“Sir, the friends of American slavery need not beslime the President with their praise. Ile is an anti-slavery man! He hates human bondage. The gentleman says he did not vote for him. Why did not the gentleman remind the House that he did vote for a man now among the rebels? I did vote for the occupant of the Executive Chair, and labored
LOVEJOY'S REPLY TO CRITTENDEN.
for his election, as I never labored for that of any other man. If the gentleman wants to sustain the President in his administration in its stormy and perilous voyage, why did he not vote for his wise and patriotic message, hailed and approved, so far as I know, by the whole country, except slaveholders? I voted cordially for that message. Extreme men, as they are called, voted for that message. On saying as I have said, slavery must perish, I do not mean that it must perish at once necessarily. Nor while I say that the slaves can take care of themselves, and that they should be let alone, do I mean to preclude the idea of colonization that is not compulsory. The message of the President, therefore, presented ground where all might stand, the conservative and radical, and with common purpose and combined effort, put forth their exertions for the beneficent object of universal emancipation, accompanied by colonization, if just to the slave, and best for the country. Why did not the gentleman vote for it? I yield to no one in my honest belief in the pure patriotism of the President, I believe in these respects, he stands by the side of Washington.
“I too, have a niche for Abraham Lincoln; but it is in Freedom's holy fane, and not in the blood besmeared temple of human bondage; not surrounded by slave fetters and chains, but with the symbols of freedom; not dark with bondage, but radiant with the light of liberty. In that niche he shall stand proudly, nobly, gloriously, with shattered fetters and broken chains, and slave whips beneath his feet. If Abraham Lincoln pursues the path evidently pointed out for him in the providence of God, as I believe he will, then he will occupy the proud position I have indicated. That is a fame worth living for; aye, more, that is a fame worth dying for, though that death led through the blood of Gethsemane, and the agony of the accursed tree. That is a fame which has glory and honor, and immortality and eternal life. Let Abraham Lincoln make himself, as I trust he will, the emancipator, the liberator, as he has the opportunity of doing, and his name shall not only be enrolled in this earthly temple, but it will be traced on the living stones of that temple which rears itself amid the thrones and hierarchies of Heaven, whose top stone is to be brought in with shouting of grace, grace, unto it.
“It is said that Wilberforce went up to the judgment seat with the broken chains of eight hundred thousand emancipated slaves. And it is not too much to believe that the slave liberated by the beneficent power of the President, should, in that future world, next to the God that made him, and the Savior who redeemed him, thank the benefactor who released him from the thraldom of slavery, and allowed him to learn the pathway to Heaven in the light of that volume which had to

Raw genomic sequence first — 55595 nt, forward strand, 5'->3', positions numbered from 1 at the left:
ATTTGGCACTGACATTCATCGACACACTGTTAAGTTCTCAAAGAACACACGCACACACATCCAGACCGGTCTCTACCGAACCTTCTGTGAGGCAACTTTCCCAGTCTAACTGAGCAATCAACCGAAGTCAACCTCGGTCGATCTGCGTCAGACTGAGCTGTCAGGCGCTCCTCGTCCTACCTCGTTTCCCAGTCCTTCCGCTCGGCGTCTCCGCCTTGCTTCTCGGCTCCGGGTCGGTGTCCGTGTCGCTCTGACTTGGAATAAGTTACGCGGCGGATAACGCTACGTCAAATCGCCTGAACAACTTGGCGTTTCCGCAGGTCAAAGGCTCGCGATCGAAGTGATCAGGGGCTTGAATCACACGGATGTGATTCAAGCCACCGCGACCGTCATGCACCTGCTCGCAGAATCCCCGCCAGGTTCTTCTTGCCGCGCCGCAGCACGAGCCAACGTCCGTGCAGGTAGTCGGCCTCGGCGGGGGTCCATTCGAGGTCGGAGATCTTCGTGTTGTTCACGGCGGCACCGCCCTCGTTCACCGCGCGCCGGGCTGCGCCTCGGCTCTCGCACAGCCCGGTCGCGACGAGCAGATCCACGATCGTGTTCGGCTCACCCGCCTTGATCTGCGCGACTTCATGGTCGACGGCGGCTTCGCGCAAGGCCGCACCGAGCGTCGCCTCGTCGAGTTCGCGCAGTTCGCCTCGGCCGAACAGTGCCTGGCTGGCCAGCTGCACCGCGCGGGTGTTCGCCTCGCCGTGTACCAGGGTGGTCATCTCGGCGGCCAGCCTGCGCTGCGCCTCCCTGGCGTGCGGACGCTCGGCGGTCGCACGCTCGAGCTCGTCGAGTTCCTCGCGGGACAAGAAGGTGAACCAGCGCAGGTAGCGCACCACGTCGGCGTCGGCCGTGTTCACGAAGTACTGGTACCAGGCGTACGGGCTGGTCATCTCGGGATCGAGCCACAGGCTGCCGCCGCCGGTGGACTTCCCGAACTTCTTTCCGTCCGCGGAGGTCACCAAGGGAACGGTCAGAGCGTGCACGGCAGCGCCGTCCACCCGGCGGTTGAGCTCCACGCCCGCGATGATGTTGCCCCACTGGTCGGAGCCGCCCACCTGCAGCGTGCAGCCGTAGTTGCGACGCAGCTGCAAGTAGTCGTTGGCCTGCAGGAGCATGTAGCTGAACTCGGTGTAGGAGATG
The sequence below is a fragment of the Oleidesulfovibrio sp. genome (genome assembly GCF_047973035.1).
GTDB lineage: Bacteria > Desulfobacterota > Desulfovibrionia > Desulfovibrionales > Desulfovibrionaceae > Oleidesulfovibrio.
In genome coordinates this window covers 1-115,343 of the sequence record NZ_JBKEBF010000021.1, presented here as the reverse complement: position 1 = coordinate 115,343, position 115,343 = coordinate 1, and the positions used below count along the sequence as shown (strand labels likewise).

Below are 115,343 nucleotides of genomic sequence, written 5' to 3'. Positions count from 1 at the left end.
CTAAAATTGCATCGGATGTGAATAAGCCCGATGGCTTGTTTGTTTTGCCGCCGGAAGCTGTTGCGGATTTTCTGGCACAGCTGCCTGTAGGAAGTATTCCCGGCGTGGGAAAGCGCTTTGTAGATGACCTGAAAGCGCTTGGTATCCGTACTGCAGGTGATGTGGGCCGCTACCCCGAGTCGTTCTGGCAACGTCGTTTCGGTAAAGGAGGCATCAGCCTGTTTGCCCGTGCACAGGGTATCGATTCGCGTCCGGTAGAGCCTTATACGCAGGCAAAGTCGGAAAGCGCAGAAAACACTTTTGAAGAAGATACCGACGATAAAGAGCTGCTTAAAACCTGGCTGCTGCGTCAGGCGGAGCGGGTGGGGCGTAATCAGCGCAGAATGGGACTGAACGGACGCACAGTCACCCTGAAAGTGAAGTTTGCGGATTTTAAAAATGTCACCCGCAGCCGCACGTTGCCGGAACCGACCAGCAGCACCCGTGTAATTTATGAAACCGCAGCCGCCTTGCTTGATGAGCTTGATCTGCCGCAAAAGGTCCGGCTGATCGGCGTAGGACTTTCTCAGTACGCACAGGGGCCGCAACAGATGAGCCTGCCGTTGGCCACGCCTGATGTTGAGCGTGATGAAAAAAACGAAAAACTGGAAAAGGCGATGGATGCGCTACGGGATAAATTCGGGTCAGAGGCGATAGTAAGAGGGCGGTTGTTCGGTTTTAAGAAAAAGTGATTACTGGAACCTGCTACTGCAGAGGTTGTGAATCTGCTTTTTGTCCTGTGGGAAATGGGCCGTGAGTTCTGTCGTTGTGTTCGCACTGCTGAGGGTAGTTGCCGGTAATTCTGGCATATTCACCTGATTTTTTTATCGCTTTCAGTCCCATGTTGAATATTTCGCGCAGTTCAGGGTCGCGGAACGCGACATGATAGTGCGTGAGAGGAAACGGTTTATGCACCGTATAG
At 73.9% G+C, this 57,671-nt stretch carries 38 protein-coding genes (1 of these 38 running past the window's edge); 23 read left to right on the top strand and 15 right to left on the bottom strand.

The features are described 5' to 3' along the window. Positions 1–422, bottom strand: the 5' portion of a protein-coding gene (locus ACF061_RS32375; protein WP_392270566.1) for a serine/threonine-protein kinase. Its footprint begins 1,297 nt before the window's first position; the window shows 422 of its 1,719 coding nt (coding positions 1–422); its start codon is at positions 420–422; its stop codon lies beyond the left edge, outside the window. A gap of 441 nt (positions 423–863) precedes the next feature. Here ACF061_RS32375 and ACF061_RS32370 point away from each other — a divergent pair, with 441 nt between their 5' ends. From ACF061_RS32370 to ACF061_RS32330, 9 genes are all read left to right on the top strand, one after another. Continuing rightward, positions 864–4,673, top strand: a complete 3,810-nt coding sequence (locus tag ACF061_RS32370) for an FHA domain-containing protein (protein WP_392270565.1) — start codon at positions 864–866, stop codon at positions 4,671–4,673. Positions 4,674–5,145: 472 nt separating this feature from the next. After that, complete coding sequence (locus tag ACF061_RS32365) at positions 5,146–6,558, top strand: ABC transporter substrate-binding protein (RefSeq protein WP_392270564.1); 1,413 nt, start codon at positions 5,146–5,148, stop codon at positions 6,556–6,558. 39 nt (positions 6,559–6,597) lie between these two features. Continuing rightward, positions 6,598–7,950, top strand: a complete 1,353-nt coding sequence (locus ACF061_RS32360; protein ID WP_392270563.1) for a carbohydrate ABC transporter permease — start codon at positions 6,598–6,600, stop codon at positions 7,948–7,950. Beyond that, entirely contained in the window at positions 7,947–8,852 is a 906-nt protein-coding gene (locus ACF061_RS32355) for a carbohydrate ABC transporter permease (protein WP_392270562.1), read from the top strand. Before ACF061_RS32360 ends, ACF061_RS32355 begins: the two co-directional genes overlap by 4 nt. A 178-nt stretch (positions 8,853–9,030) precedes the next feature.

him, been a sealed book. This is a fame worthy the aspirations of the noblest nature. But the soul recoils from the accursed and bloody fame to which the gentleman would consign the President as the champion of human bondage, and the preserver and perpetuator of American slavery.”
Dark would his fame be! darker still
These two speeches, from the champions of slavery and freedom, were read to Mr. Lincolu, in his library at the White IIouse, a room to which he sometimes retired. He was moved by the picture which Lovejoy drew. The tremendous responsibilities growing out of the slavery question; how he ought to treat those sons of “unrequited toil,” were questions, sinking deeper and deeper into his heart. With a purpose firmly to follow the path of duty, as God gave him to see his duty, he earnestly sought the divine guidance.
The Select Committee, to which the subject was referred, by Mr. Elliott, reported two bills: “a bill to confiscate the property of rebels," etc., and "a bill to free from servitude, the slaves of rebels engaged in abetting the existing rebellion against the United States.” The latter bill declares a forfeiture of all claims to service by an armed rebel to the persons known 'as slaves, and makes them free. It declares that the fact that a claimant had been in arms against the United States in the rebellion, should be a good defence to any claim of service set up by him. It required every claimant to establish affirmatively, not only his claim to the service, but his own loyalty.
The passage of this bill was earnestly and ably pressed by Elliott, of Massachusetts, and Noell, of Missouri. This earnest patriot from the slave State of Missouri, urged the passage of the bill in the following terms:
“ But it is the weakness of cowards, or sympathy for murderous traitors, that now while they confront us at all points with arms in their hands, and shoot down our fathers, sons, husbands, lovers and friends, that now lifts up weak hands in helpless horror and raise querulous voices in feeble wails and cries for mercy to the rebels. Mercy now, is treason, rape, arson, an infraction of the whole decalogue; and I suspect the brain or heart of him who now speaks of